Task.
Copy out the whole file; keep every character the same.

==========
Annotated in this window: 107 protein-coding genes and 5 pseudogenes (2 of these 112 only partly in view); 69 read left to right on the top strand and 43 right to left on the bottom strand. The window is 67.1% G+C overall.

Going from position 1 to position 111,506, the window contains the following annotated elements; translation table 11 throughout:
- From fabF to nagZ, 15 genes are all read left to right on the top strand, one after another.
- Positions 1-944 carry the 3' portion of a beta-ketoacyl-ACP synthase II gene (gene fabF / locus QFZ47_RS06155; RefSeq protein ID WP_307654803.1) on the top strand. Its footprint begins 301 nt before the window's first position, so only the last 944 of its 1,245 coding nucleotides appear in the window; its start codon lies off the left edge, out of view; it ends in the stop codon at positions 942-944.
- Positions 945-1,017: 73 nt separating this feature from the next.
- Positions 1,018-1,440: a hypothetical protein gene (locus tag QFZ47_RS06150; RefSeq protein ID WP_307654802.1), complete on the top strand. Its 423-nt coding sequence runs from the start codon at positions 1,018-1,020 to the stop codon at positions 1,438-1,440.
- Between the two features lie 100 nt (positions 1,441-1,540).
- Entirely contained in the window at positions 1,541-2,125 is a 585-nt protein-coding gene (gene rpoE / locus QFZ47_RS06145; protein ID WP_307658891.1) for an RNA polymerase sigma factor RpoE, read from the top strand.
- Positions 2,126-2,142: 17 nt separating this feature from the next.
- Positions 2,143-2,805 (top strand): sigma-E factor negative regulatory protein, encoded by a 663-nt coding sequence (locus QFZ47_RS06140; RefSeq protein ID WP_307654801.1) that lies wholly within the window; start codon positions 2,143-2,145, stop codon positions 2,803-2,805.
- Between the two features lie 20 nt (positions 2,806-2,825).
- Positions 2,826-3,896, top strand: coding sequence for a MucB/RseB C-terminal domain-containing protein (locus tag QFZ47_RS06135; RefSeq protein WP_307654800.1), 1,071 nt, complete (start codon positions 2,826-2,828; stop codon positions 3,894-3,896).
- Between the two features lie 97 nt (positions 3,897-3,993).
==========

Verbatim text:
Annotated in this window: 107 protein-coding genes and 5 pseudogenes (2 of these 112 only partly in view); 69 read left to right on the top strand and 43 right to left on the bottom strand. The window is 67.1% G+C overall.

Going from position 1 to position 111,506, the window contains the following annotated elements; translation table 11 throughout:
- From fabF to nagZ, 15 genes are all read left to right on the top strand, one after another.
- Positions 1-944 carry the 3' portion of a beta-ketoacyl-ACP synthase II gene (gene fabF / locus QFZ47_RS06155; RefSeq protein ID WP_307654803.1) on the top strand. Its footprint begins 301 nt before the window's first position, so only the last 944 of its 1,245 coding nucleotides appear in the window; its start codon lies off the left edge, out of view; it ends in the stop codon at positions 942-944.
- Positions 945-1,017: 73 nt separating this feature from the next.
- Positions 1,018-1,440: a hypothetical protein gene (locus tag QFZ47_RS06150; RefSeq protein ID WP_307654802.1), complete on the top strand. Its 423-nt coding sequence runs from the start codon at positions 1,018-1,020 to the stop codon at positions 1,438-1,440.
- Between the two features lie 100 nt (positions 1,441-1,540).
- Entirely contained in the window at positions 1,541-2,125 is a 585-nt protein-coding gene (gene rpoE / locus QFZ47_RS06145; protein ID WP_307658891.1) for an RNA polymerase sigma factor RpoE, read from the top strand.
- Positions 2,126-2,142: 17 nt separating this feature from the next.
- Positions 2,143-2,805 (top strand): sigma-E factor negative regulatory protein, encoded by a 663-nt coding sequence (locus QFZ47_RS06140; RefSeq protein ID WP_307654801.1) that lies wholly within the window; start codon positions 2,143-2,145, stop codon positions 2,803-2,805.
- Between the two features lie 20 nt (positions 2,806-2,825).
- Positions 2,826-3,896, top strand: coding sequence for a MucB/RseB C-terminal domain-containing protein (locus tag QFZ47_RS06135; RefSeq protein WP_307654800.1), 1,071 nt, complete (start codon positions 2,826-2,828; stop codon positions 3,894-3,896).
- Between the two features lie 97 nt (positions 3,897-3,993).